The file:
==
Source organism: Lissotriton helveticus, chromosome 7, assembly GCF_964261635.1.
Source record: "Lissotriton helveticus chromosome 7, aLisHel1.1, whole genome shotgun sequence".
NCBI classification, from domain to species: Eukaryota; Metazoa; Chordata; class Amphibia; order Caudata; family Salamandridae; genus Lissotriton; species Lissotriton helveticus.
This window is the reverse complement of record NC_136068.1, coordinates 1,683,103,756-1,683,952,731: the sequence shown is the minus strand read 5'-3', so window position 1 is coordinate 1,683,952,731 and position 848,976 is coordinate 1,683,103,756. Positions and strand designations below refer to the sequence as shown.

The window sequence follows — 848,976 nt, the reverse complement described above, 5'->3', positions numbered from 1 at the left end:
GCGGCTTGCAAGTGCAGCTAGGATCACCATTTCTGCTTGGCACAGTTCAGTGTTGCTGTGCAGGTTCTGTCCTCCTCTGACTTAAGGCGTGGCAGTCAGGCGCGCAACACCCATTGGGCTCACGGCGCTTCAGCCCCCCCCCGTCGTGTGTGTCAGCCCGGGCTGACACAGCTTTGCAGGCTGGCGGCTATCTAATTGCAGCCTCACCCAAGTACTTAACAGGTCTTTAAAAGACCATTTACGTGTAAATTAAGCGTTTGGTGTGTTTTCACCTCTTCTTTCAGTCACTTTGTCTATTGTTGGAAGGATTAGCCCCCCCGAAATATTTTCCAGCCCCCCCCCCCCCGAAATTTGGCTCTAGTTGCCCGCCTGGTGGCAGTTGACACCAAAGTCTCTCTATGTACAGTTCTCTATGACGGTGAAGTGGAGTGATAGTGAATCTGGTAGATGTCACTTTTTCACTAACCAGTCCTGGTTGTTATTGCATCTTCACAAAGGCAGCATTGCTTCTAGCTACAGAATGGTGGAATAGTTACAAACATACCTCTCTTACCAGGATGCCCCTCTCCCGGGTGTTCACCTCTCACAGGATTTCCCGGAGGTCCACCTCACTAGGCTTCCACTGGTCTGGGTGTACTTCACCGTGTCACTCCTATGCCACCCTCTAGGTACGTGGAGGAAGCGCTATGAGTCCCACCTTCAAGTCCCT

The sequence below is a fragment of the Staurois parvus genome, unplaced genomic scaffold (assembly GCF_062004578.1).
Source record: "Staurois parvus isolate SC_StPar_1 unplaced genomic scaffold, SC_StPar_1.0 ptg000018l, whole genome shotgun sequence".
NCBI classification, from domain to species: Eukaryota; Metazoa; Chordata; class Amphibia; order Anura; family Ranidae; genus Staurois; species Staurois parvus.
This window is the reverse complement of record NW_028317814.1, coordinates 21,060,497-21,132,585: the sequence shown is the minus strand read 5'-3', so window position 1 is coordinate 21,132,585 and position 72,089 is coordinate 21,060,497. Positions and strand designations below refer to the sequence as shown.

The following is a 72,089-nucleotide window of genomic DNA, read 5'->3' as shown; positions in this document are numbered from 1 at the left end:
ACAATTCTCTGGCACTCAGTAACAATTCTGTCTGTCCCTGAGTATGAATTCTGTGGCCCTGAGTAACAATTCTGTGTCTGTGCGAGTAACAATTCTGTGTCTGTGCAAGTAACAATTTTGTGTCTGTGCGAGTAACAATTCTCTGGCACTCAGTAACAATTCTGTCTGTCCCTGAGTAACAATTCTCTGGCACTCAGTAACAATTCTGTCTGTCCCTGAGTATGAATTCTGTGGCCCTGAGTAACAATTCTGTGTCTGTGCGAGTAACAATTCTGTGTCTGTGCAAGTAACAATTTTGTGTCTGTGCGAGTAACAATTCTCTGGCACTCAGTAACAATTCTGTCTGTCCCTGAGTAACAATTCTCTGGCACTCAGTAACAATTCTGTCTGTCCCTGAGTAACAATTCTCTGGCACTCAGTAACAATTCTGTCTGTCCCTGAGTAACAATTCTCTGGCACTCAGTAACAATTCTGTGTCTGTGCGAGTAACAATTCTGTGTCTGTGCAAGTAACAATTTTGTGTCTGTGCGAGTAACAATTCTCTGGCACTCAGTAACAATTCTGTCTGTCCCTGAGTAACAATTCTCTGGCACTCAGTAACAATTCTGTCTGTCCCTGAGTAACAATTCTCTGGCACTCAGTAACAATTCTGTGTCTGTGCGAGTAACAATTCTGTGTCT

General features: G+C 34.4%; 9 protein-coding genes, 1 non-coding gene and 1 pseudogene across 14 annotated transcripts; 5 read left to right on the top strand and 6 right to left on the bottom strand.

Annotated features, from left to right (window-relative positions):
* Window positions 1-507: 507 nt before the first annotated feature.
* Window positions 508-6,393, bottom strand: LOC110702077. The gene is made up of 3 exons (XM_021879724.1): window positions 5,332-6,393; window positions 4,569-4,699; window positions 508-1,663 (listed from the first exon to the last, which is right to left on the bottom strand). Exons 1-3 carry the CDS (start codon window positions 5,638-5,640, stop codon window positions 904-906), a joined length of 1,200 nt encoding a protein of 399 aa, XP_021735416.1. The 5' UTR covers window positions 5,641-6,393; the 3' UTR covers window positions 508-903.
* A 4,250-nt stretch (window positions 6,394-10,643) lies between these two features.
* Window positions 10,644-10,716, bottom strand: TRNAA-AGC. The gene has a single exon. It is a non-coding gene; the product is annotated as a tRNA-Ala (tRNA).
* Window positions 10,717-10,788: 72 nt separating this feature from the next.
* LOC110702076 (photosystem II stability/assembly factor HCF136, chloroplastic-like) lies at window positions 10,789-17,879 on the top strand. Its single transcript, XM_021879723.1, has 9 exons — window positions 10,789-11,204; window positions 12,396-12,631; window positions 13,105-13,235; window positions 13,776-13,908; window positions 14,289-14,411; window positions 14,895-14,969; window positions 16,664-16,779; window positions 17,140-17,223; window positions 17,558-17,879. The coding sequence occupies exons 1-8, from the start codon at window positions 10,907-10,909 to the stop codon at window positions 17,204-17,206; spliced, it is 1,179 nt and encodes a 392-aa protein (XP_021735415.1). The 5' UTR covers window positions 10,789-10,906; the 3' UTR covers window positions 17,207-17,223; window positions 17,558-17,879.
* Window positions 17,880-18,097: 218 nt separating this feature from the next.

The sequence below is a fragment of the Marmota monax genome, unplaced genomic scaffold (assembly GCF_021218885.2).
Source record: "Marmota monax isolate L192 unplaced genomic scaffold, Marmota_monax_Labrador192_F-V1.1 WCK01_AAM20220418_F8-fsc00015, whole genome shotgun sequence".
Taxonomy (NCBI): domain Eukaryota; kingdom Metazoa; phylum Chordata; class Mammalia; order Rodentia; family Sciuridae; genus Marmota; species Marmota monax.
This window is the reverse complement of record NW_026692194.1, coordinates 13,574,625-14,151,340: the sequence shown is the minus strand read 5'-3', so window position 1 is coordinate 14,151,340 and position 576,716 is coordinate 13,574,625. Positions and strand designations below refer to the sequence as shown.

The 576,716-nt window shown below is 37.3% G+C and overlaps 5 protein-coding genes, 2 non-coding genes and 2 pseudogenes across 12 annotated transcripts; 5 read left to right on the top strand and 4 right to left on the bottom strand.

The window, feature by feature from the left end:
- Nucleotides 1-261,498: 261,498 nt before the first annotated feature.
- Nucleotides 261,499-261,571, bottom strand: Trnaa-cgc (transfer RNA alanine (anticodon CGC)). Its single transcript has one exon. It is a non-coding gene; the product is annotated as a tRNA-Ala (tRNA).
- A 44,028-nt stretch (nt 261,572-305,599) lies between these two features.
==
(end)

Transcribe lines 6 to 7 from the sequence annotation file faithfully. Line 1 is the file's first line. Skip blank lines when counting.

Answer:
GCGGCTTGCAAGTGCAGCTAGGATCACCATTTCTGCTTGGCACAGTTCAGTGTTGCTGTGCAGGTTCTGTCCTCCTCTGACTTAAGGCGTGGCAGTCAGGCGCGCAACACCCATTGGGCTCACGGCGCTTCAGCCCCCCCCCGTCGTGTGTGTCAGCCCGGGCTGACACAGCTTTGCAGGCTGGCGGCTATCTAATTGCAGCCTCACCCAAGTACTTAACAGGTCTTTAAAAGACCATTTACGTGTAAATTAAGCGTTTGGTGTGTTTTCACCTCTTCTTTCAGTCACTTTGTCTATTGTTGGAAGGATTAGCCCCCCCGAAATATTTTCCAGCCCCCCCCCCCCCGAAATTTGGCTCTAGTTGCCCGCCTGGTGGCAGTTGACACCAAAGTCTCTCTATGTACAGTTCTCTATGACGGTGAAGTGGAGTGATAGTGAATCTGGTAGATGTCACTTTTTCACTAACCAGTCCTGGTTGTTATTGCATCTTCACAAAGGCAGCATTGCTTCTAGCTACAGAATGGTGGAATAGTTACAAACATACCTCTCTTACCAGGATGCCCCTCTCCCGGGTGTTCACCTCTCACAGGATTTCCCGGAGGTCCACCTCACTAGGCTTCCACTGGTCTGGGTGTACTTCACCGTGTCACTCCTATGCCACCCTCTAGGTACGTGGAGGAAGCGCTATGAGTCCCACCTTCAAGTCCCT

The sequence below is a fragment of the Staurois parvus genome, unplaced genomic scaffold (assembly GCF_062004578.1).